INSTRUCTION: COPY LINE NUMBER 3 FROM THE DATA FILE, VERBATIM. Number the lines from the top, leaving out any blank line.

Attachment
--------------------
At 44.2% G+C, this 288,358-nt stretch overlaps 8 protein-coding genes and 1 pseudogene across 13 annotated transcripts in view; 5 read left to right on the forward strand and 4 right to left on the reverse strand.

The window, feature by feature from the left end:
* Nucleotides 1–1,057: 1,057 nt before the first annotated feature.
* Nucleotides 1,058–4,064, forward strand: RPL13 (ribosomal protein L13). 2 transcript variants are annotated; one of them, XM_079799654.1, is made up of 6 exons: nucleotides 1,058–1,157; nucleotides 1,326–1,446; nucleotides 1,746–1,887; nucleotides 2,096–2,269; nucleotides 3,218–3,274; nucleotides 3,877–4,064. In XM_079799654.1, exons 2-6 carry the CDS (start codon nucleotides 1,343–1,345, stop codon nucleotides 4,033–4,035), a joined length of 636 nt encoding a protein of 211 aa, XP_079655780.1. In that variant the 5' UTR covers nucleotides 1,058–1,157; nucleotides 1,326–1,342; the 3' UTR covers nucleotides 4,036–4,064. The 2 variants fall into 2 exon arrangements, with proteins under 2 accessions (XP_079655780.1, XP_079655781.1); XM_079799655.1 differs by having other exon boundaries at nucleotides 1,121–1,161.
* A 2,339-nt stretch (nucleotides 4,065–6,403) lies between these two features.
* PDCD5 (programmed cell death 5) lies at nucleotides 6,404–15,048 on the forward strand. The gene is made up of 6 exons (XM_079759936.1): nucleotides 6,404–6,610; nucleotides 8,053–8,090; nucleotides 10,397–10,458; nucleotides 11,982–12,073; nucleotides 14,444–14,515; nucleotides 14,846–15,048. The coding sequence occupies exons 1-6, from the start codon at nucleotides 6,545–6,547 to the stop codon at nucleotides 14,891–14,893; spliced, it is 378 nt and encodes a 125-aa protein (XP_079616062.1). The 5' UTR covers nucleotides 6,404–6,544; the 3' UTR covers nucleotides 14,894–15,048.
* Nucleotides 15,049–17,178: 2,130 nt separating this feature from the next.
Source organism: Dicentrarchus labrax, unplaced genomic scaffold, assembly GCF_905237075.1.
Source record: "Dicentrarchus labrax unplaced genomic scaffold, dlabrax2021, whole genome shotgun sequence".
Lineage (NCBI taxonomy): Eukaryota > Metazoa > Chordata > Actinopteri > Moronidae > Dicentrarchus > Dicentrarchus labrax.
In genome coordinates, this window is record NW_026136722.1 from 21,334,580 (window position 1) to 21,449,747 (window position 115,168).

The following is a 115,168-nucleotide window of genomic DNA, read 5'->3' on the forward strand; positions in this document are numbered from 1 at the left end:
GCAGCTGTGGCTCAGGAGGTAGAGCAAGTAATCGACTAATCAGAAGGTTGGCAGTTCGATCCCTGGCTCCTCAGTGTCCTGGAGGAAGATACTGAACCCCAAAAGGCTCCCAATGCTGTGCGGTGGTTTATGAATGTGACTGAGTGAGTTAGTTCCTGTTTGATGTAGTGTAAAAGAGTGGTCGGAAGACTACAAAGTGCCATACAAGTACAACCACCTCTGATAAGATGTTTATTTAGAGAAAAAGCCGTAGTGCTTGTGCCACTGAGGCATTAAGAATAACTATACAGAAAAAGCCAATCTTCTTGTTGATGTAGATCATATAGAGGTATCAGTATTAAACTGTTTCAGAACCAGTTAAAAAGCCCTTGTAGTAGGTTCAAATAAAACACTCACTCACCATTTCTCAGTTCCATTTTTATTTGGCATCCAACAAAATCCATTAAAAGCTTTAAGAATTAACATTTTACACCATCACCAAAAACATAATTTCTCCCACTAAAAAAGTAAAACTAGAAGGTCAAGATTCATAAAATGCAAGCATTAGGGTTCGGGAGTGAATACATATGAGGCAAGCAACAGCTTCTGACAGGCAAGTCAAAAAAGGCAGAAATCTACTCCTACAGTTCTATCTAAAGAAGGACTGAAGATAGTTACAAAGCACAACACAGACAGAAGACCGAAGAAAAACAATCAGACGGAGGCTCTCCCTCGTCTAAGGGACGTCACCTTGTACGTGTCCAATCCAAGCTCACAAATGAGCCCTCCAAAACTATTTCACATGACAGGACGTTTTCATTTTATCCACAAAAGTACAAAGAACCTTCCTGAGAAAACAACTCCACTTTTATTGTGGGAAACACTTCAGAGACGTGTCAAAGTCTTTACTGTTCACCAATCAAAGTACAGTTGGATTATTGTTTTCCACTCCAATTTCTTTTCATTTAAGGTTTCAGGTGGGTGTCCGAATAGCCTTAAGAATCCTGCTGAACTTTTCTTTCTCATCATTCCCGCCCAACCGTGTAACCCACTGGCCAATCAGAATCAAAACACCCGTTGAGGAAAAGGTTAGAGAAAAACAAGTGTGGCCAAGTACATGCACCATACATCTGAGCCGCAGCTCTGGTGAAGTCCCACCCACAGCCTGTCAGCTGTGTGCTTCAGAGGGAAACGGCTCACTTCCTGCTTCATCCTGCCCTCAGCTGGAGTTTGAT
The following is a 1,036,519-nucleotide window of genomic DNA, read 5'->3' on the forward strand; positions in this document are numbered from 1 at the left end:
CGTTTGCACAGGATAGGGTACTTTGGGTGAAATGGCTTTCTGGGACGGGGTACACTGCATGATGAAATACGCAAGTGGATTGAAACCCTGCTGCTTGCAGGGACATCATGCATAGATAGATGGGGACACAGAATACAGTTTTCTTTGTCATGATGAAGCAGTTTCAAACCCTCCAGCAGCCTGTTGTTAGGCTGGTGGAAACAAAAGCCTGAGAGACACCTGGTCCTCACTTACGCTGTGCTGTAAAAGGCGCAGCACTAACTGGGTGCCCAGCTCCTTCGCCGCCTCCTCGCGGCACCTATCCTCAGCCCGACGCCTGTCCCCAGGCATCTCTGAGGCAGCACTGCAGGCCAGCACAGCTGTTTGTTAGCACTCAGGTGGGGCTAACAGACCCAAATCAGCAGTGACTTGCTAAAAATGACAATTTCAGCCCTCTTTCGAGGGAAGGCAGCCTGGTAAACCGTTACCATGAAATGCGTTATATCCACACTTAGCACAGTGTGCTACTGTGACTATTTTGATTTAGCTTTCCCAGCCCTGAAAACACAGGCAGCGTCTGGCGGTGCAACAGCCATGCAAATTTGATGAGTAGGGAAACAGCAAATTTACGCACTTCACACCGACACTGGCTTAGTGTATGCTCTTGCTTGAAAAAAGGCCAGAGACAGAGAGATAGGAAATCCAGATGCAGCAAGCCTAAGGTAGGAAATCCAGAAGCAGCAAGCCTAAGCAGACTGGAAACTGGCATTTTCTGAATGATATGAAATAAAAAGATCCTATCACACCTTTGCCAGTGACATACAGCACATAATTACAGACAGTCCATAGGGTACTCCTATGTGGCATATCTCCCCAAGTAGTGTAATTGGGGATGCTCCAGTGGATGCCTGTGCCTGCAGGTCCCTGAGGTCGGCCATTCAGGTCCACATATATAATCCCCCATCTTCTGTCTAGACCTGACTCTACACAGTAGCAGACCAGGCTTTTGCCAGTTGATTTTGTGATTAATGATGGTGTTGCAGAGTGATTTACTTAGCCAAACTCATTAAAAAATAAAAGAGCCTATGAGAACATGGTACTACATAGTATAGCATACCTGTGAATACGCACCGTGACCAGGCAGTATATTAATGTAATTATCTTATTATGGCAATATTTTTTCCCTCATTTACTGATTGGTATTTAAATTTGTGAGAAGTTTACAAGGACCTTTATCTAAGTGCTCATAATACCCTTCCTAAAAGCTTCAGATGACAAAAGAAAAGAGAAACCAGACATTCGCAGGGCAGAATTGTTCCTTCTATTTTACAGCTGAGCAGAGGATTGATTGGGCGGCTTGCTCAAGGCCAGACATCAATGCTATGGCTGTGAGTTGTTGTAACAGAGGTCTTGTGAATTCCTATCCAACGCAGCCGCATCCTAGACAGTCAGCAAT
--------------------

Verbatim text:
* Nucleotides 1–1,057: 1,057 nt before the first annotated feature.